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|Title:||Female Bonds in Shakespeare's Plays|
|Doctoral Committee Chair(s):||Shapiro, Michael|
|Department / Program:||English|
|Degree Granting Institution:||University of Illinois at Urbana-Champaign|
|Abstract:||The dissertation examines Shakespeare's representations of bonds between female friends, mistresses and servants, and mothers and daughters in the context of early modern discourses on female friendship, focusing specifically on the ways female characters mediate for one another. Although the majority of Renaissance theorists of friendship assumed that women were incapable of forming bonds with each other, we find in Shakespeare's work a complex array of female friendships. Bonds between women in Shakespeare primarily function to elicit and channel female desire towards the appropriate man as defined by the women; depending on the genre, these efforts are met with applause (comedy), uneasiness (problem play), derision and death (tragedy), or acceptance (romance). Shakespeare's female friendships thus function both to support patriarchal ideals (in that women seek heterosexual bonds) and to challenge them (since the women question the mail prerogative to exchange women).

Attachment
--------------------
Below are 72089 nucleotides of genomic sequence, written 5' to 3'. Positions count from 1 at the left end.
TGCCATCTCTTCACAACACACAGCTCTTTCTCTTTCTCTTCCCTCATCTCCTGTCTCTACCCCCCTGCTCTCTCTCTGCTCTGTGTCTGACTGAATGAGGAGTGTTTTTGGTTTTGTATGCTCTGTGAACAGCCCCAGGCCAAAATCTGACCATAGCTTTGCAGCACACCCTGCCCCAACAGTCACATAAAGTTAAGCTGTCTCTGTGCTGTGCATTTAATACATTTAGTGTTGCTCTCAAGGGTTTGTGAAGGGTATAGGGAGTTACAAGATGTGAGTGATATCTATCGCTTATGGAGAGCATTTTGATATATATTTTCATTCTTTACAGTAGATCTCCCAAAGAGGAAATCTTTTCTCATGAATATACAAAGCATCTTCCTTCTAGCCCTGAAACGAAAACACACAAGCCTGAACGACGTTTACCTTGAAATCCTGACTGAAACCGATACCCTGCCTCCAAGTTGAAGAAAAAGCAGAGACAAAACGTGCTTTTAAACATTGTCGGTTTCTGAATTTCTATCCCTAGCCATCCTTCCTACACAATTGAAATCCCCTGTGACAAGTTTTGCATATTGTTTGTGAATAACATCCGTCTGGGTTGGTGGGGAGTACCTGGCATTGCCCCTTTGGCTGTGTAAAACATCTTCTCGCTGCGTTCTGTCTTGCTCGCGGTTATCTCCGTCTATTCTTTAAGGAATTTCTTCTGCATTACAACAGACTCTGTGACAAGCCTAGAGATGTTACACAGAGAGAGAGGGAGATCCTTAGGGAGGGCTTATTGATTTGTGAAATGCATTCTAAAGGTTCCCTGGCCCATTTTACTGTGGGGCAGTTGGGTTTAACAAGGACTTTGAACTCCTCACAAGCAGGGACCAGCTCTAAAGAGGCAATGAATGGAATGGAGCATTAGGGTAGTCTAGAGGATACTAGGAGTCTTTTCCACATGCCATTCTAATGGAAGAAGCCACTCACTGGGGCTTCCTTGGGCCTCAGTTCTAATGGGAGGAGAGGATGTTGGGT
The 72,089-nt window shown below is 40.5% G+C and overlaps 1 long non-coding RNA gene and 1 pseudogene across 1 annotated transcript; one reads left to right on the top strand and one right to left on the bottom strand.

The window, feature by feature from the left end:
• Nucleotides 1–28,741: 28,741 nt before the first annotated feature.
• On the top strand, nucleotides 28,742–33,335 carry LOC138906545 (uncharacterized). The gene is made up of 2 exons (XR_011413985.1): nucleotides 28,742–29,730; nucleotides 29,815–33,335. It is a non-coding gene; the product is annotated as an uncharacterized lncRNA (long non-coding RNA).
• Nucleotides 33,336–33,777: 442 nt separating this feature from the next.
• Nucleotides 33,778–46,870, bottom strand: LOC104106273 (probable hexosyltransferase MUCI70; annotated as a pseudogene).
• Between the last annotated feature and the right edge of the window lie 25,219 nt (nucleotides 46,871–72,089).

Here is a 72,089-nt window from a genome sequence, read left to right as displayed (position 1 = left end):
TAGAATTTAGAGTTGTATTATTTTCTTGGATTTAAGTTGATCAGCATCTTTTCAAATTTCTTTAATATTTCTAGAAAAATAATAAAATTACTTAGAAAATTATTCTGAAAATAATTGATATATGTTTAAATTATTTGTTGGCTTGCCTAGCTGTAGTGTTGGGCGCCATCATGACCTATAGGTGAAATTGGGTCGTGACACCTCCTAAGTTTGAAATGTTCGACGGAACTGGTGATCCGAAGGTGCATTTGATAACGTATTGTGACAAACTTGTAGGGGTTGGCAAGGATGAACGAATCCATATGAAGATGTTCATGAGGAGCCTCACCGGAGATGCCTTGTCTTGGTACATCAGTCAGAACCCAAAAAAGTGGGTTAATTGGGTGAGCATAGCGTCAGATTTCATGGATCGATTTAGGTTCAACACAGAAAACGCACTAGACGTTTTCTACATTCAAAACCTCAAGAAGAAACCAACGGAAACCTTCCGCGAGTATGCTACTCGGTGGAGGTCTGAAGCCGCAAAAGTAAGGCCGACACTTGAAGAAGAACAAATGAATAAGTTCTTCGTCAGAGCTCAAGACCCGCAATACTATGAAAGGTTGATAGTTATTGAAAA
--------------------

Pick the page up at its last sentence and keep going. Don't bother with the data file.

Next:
In order to understand how Shakespeare's representations of female friendship function culturally, in producing and/or challenging ideas about female friendship, the dissertation reads his plays in relation to important works by women writers, including Mary Wroth and Elizabeth Cary, which contain similar plots or themes. By reading these works together, the study contributes to our understanding of how ideas about female friendship and female mediation were articulated in early modern England.
Thesis (Ph.D.)--University of Illinois at Urbana-Champaign, 1993.
|Date Available in IDEALS:||2014-12-16|